The stories we tell amongst ourselves by word of mouth, in books, movies and TV, both reflect and contribute to, the mythic fundament of our taken-for-granted reality.
Apocalyptic themes have permeated the lore of many, though not all, cultures. There are stories of grand beginnings and calamitous endings but there are also stories of what has always been and will always be, as well — stories of our immortality by way of continuation.
Grand beginnings and calamitous ends figure prominently in our Scientistic age, thanks in great part, according E. A. Burtt, to its metaphysical origins in Pythagorean and neo-Platonic reduction and Judeo-Christian doctrine.
We need to understand that apocalyptic myths are not built into our brains. They are stories we construct in the service of particular kinds of practical relations amongst ourselves as we go forward in the world.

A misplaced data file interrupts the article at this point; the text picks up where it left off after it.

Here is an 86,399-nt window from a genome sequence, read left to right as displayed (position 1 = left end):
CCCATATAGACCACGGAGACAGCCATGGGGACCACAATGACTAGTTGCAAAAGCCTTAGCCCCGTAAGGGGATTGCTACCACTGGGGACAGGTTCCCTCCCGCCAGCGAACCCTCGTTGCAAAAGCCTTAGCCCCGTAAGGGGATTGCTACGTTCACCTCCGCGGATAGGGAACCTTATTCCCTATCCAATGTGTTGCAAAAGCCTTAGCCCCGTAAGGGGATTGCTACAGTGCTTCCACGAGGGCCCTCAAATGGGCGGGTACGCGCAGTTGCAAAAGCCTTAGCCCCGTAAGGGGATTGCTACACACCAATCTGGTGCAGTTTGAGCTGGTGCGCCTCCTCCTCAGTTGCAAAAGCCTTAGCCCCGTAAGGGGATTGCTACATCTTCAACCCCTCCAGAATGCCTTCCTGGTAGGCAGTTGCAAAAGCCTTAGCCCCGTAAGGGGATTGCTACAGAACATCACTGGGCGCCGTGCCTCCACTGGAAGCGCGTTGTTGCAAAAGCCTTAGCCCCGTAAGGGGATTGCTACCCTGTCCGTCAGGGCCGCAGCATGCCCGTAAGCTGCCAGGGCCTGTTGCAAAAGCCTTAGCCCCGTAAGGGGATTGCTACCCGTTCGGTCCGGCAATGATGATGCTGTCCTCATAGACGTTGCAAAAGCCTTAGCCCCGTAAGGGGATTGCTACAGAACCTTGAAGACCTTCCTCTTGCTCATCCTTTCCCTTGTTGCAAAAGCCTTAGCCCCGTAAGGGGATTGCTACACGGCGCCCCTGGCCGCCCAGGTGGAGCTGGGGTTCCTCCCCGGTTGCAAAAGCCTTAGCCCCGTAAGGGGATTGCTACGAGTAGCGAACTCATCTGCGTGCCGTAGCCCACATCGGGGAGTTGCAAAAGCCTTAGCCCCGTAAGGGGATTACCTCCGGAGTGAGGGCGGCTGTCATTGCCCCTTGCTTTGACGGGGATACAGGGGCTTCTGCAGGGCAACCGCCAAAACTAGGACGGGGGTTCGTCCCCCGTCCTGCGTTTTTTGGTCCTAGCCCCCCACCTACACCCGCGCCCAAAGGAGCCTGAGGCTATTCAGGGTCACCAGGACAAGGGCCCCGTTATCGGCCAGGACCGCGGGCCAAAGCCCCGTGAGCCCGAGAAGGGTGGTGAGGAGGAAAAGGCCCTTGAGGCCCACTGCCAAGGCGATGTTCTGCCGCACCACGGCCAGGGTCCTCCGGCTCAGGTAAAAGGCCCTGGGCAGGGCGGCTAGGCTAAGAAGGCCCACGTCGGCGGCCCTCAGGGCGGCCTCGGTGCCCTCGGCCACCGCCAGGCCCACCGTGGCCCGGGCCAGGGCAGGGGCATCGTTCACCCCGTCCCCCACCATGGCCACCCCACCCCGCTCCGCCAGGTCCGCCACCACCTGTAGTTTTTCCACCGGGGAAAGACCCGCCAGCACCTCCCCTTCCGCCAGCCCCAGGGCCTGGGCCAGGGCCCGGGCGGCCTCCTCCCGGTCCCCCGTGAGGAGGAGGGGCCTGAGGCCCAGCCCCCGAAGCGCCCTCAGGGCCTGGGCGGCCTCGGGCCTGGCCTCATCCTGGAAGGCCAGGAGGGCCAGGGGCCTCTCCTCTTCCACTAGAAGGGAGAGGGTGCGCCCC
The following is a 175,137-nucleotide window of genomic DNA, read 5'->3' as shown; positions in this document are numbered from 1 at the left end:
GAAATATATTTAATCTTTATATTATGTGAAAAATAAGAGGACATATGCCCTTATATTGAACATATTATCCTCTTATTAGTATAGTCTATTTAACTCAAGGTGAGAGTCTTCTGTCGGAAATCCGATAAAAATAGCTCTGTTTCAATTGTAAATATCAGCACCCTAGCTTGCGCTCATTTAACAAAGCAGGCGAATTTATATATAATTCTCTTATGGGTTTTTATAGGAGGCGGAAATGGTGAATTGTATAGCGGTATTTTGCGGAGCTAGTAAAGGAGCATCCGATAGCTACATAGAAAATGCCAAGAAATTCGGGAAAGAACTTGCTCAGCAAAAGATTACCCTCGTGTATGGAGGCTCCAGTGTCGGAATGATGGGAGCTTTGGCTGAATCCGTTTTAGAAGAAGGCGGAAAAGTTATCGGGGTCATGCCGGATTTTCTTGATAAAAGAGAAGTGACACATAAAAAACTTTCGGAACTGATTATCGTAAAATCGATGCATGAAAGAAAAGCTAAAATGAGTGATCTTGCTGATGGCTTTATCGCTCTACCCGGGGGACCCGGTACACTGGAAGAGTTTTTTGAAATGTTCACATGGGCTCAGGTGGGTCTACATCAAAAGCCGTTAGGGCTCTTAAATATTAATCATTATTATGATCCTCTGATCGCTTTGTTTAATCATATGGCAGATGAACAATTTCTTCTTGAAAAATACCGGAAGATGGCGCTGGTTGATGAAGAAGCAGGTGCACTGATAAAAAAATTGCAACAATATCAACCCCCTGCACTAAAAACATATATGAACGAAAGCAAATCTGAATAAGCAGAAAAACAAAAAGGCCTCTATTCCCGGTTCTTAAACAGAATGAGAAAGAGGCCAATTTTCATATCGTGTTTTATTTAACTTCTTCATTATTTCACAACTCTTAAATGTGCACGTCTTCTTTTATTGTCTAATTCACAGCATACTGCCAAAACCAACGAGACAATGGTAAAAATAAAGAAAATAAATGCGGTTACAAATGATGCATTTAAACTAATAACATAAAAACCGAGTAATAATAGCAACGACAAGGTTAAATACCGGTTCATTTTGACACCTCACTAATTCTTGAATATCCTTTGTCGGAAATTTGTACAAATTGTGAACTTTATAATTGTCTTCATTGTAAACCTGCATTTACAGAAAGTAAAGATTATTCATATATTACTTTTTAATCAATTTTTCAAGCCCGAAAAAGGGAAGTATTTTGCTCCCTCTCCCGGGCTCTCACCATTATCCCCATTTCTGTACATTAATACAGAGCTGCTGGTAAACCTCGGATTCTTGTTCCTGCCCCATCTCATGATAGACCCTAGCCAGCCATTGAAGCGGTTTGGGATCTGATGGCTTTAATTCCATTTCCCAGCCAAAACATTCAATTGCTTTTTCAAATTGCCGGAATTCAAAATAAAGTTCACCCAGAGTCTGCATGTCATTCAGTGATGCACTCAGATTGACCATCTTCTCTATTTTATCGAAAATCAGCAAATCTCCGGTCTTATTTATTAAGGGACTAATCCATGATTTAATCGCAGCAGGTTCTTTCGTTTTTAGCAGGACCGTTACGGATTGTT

Scientism, born during the Enlightenment, in which the endless and industrious reduction of everything and ourselves to elemental particles in a unified field, bouncing around pointlessly, reflects and enables our current hi-tech M.O. for acting forward in the word. This reduction reflects and contributes to our preoccupation with a cold and heartless end-time — a darkness rising.
But if we know this is how we work — that the stories we create and tell amongst ourselves make us what we are and what we are becoming, then we can aim to become better story tellers. We can teach our young how story works and how to tell stories that work better. This is not much different than teaching ourselves that the work of singing and dancing our way forward into the future is more important than the rear-view-mirror work we do that is aimed at taking apart and reverse engineering the clockwork of the universe — including ourselves.
(For the latest, see Higgs Boson mania)